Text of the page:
A look at the flowers and insects of the Daventry area
Friday, 9 March 2018
Making the best of it
Nine o'clock in the morning and the sun wasshining. There were gardening jobs to be done but the temptation to visit Foxhill Farm was too great. I aimed for the area around Newnham Windmill, now almost a default destination for me. The road up to the windmill is winding and quite narrow but has been rendered narrower still by the drifts of encroaching snow on what is, for Northamptonshire, fairly high ground.
Snow was still lying at the roadside near Newnham windmill.
9 March, 2018
The flock of sheep which normally trots over to greet me as I scaled the fence was absent. They have doubtless been taken to the lambing sheds below. But there was a greeting of a kind as a chaffinch burst into song from a nearby tree. Ravens were croaking overhead and a green woodpecker cackled its insane laugh as it flitted from tree to tree. An anomalous cormorant flew over heading south vaguely in the direction of Fawsley Hall and its lakes. But for all this activity the countryside appeared otherwise lifeless. Just at this time a huge blanket of cloud chose to move in and that was the last of the sunshine for the morning. Suddenly everything seemed chilly and damp - as indeed it was.
My first target was a Scots Pine and without optimism I swept my net through its needle-like foliage. A ladybird with unmarked elytra (wing cases) was taken but the distinct markings on the pronotum showed it to be a Larch Ladybird, Aphidecta obliterata - not a new record for the site. The same sweep also netted a picture-winged fly, Tephritis vespertina. This is a common insect associated with Cat's Ear, Hypochaeris radicata, an abundant yellow-flowered plant everywhere. But it was new for the site.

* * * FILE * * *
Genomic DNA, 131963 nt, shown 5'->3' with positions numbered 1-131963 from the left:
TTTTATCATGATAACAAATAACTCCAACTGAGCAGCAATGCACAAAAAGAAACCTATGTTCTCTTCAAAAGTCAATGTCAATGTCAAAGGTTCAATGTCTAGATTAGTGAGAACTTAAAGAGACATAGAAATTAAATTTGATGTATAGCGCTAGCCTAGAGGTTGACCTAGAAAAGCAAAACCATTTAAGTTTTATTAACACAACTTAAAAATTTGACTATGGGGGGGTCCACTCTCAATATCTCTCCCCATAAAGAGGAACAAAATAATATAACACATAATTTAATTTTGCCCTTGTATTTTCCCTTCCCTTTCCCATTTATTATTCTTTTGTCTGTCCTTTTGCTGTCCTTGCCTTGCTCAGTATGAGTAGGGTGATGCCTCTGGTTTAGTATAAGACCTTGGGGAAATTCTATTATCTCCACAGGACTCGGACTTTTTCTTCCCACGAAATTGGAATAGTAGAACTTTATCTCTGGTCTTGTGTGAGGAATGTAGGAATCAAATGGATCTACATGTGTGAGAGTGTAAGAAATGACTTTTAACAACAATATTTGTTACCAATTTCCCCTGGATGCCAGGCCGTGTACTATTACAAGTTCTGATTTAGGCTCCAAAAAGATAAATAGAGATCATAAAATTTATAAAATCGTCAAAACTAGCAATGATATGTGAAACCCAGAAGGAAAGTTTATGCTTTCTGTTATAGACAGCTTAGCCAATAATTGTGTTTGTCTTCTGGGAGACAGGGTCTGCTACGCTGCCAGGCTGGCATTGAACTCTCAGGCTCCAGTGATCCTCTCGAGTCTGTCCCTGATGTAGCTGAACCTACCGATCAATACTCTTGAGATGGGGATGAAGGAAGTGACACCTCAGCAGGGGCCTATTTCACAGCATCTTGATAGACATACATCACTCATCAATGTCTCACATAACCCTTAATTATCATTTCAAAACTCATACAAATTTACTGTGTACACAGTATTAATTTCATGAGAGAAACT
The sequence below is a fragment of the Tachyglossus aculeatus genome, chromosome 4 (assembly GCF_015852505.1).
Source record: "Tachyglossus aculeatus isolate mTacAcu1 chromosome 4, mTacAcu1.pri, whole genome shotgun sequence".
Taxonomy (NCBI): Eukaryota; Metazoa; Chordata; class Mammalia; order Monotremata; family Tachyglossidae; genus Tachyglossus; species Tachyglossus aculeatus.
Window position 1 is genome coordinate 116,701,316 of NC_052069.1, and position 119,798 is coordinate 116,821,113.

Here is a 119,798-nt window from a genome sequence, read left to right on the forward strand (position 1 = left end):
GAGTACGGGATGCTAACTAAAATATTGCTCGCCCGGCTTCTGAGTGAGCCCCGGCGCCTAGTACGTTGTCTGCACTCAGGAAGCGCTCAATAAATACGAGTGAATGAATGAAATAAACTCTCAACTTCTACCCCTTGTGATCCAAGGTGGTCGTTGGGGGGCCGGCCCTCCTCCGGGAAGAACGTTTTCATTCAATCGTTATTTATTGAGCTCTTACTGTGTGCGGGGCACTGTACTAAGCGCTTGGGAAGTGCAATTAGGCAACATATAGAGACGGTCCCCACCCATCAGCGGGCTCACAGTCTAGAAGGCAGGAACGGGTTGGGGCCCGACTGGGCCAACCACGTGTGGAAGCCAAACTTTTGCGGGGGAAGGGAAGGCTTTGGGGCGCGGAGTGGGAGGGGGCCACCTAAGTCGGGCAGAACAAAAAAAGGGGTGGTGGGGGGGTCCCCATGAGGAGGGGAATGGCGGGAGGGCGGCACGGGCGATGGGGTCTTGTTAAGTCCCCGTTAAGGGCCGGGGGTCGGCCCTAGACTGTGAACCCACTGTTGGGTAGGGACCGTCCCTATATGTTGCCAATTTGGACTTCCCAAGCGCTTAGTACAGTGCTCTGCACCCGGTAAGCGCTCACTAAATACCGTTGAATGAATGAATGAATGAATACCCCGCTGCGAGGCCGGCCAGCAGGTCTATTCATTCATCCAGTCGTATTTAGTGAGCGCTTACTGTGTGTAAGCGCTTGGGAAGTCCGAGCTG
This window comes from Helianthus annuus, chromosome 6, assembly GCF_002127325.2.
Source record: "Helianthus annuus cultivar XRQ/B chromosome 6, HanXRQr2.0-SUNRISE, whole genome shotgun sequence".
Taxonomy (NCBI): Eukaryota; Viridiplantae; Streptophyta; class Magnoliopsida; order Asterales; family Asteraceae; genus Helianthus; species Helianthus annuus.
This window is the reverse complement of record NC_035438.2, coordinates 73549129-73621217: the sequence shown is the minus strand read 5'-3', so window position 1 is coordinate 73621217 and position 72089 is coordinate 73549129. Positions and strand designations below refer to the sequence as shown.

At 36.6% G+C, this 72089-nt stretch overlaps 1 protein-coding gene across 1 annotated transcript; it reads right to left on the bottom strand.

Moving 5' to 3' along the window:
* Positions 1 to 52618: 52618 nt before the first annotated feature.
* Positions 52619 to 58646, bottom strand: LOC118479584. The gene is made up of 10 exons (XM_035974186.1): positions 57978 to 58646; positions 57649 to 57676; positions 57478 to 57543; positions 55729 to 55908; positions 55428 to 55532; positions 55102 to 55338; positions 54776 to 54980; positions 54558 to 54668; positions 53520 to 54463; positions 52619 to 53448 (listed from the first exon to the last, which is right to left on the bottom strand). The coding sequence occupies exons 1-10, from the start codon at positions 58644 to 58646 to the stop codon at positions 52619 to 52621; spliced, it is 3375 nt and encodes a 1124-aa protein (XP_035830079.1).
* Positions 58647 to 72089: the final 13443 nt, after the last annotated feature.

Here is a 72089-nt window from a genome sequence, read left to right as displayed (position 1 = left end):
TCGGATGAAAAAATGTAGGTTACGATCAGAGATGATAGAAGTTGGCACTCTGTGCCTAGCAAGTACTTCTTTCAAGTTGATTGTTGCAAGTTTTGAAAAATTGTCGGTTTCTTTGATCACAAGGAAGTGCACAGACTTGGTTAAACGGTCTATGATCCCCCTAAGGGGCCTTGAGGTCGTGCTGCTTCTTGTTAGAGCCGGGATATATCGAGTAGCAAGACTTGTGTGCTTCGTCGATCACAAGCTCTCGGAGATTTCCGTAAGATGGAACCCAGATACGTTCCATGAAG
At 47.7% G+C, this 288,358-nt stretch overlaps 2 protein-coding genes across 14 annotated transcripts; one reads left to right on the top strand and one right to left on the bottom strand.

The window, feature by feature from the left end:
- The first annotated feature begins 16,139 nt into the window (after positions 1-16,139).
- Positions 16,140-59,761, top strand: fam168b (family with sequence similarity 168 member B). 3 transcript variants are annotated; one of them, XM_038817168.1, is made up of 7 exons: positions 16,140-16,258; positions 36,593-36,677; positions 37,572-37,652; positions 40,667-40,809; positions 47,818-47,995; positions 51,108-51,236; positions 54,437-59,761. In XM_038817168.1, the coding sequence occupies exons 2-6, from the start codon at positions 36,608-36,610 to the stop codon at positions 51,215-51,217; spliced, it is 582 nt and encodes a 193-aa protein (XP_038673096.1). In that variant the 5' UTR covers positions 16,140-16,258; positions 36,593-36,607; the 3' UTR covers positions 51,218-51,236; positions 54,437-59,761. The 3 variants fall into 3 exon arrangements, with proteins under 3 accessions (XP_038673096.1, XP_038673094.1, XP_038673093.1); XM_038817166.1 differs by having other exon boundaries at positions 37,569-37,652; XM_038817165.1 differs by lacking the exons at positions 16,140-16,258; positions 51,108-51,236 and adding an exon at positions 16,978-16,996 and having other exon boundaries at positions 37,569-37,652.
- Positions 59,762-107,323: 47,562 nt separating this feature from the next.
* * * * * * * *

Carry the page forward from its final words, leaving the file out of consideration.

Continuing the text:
A larch ladybird was beaten from Scots Pine. 9 March, 2018
I began my usual zig-zag descent of the slope below the windmill. Old records shown that these slopes were once called Beggars Bank; for all I know they still are. The underlying rock at this point probably consists of a Jurassic stratum known as the Marlstone Rock Formation but I cannot confirm that as local geological maps aren't detailed enough to show this amount of information. Furthermore as the last ice age period, the Wolstonian, receded it left behind a landscape covered in glacial material, effectively masking most of the underlying rock. Over much of Northamptonshire this took the form of boulder clay, often sticky and impervious, but Foxhill Farm and much of western Northants has been spared this and the glacial deposits are more tractable and even somewhat sandy. Although the Marlstone Rock Formation is limy - and therefore alkaline - the glacial deposits are on the acid side. However, I digress...
As I approached the bottom of Beggars Bank I turned and looked back. About six little patches of woodland similar to the one shown cling to the slope; collectively they will give me an enormous amount to work on.
Looking east up Beggars Bank, near Newnham.
9 March, 2018
With another centipede, a fly and a trio of beetles in my haul the total for the site limps up to 59 species. I got home just before rain came.